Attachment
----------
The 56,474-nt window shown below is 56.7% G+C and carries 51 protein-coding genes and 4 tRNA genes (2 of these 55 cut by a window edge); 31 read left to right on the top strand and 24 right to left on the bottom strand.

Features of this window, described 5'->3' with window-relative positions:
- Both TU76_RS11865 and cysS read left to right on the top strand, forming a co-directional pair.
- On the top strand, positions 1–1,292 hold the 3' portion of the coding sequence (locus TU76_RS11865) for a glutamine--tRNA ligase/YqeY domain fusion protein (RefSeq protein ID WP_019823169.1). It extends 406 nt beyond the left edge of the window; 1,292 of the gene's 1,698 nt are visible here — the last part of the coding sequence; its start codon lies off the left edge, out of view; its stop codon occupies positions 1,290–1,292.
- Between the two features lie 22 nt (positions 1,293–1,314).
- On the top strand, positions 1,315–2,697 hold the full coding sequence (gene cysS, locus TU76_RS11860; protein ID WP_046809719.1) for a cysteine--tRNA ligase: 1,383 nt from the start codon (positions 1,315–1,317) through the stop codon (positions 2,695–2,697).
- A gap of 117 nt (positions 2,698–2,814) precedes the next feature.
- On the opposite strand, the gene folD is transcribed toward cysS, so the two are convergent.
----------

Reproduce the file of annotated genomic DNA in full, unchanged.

The 56,474-nt window shown below is 56.7% G+C and carries 51 protein-coding genes and 4 tRNA genes (2 of these 55 cut by a window edge); 31 read left to right on the top strand and 24 right to left on the bottom strand.

Features of this window, described 5'->3' with window-relative positions:
- Both TU76_RS11865 and cysS read left to right on the top strand, forming a co-directional pair.
- On the top strand, positions 1–1,292 hold the 3' portion of the coding sequence (locus TU76_RS11865) for a glutamine--tRNA ligase/YqeY domain fusion protein (RefSeq protein ID WP_019823169.1). It extends 406 nt beyond the left edge of the window; 1,292 of the gene's 1,698 nt are visible here — the last part of the coding sequence; its start codon lies off the left edge, out of view; its stop codon occupies positions 1,290–1,292.
- Between the two features lie 22 nt (positions 1,293–1,314).
- On the top strand, positions 1,315–2,697 hold the full coding sequence (gene cysS, locus TU76_RS11860; protein ID WP_046809719.1) for a cysteine--tRNA ligase: 1,383 nt from the start codon (positions 1,315–1,317) through the stop codon (positions 2,695–2,697).
- A gap of 117 nt (positions 2,698–2,814) precedes the next feature.
- On the opposite strand, the gene folD is transcribed toward cysS, so the two are convergent.